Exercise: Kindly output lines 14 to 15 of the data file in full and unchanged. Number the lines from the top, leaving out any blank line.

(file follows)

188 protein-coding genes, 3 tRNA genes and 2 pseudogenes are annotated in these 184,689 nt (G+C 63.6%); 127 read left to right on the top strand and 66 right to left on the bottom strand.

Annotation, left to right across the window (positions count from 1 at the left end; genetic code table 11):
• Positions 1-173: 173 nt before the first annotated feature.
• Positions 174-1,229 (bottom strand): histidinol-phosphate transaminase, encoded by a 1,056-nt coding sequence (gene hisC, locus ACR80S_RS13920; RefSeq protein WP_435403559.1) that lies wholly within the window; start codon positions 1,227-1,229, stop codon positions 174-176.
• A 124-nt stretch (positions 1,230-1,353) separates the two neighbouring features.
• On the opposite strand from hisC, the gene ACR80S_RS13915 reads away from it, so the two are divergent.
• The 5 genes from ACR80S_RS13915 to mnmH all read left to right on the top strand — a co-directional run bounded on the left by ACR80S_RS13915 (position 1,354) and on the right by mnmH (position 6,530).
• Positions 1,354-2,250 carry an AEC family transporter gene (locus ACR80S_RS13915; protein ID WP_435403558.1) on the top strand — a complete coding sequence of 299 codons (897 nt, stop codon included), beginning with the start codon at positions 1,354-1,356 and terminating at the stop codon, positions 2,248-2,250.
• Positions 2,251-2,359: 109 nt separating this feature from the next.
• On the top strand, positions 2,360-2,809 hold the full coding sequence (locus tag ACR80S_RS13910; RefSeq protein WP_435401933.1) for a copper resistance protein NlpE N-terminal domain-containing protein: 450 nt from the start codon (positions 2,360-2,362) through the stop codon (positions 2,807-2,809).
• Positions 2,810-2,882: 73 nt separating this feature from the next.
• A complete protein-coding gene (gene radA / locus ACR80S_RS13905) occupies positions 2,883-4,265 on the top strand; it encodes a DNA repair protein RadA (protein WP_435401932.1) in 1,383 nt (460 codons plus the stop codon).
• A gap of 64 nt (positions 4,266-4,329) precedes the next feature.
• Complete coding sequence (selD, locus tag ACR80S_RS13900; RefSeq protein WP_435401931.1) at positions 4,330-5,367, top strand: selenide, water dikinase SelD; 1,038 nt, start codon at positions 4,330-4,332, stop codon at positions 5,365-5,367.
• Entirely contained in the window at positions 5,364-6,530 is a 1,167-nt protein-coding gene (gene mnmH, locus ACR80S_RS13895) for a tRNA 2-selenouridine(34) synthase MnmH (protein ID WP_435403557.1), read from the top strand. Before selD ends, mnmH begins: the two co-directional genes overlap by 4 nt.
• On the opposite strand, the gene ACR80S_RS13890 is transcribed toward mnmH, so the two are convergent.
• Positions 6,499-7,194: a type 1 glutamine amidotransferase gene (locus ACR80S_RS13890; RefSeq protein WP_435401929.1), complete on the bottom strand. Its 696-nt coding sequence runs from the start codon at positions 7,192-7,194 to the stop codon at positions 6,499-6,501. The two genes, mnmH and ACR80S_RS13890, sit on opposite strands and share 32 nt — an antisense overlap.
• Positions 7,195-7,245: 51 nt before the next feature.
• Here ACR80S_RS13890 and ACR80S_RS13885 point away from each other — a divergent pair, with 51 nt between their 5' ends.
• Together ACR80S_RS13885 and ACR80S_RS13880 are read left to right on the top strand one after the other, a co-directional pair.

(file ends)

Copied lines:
• Complete coding sequence (selD, locus tag ACR80S_RS13900; RefSeq protein WP_435401931.1) at positions 4,330-5,367, top strand: selenide, water dikinase SelD; 1,038 nt, start codon at positions 4,330-4,332, stop codon at positions 5,365-5,367.
• Entirely contained in the window at positions 5,364-6,530 is a 1,167-nt protein-coding gene (gene mnmH, locus ACR80S_RS13895) for a tRNA 2-selenouridine(34) synthase MnmH (protein ID WP_435403557.1), read from the top strand. Before selD ends, mnmH begins: the two co-directional genes overlap by 4 nt.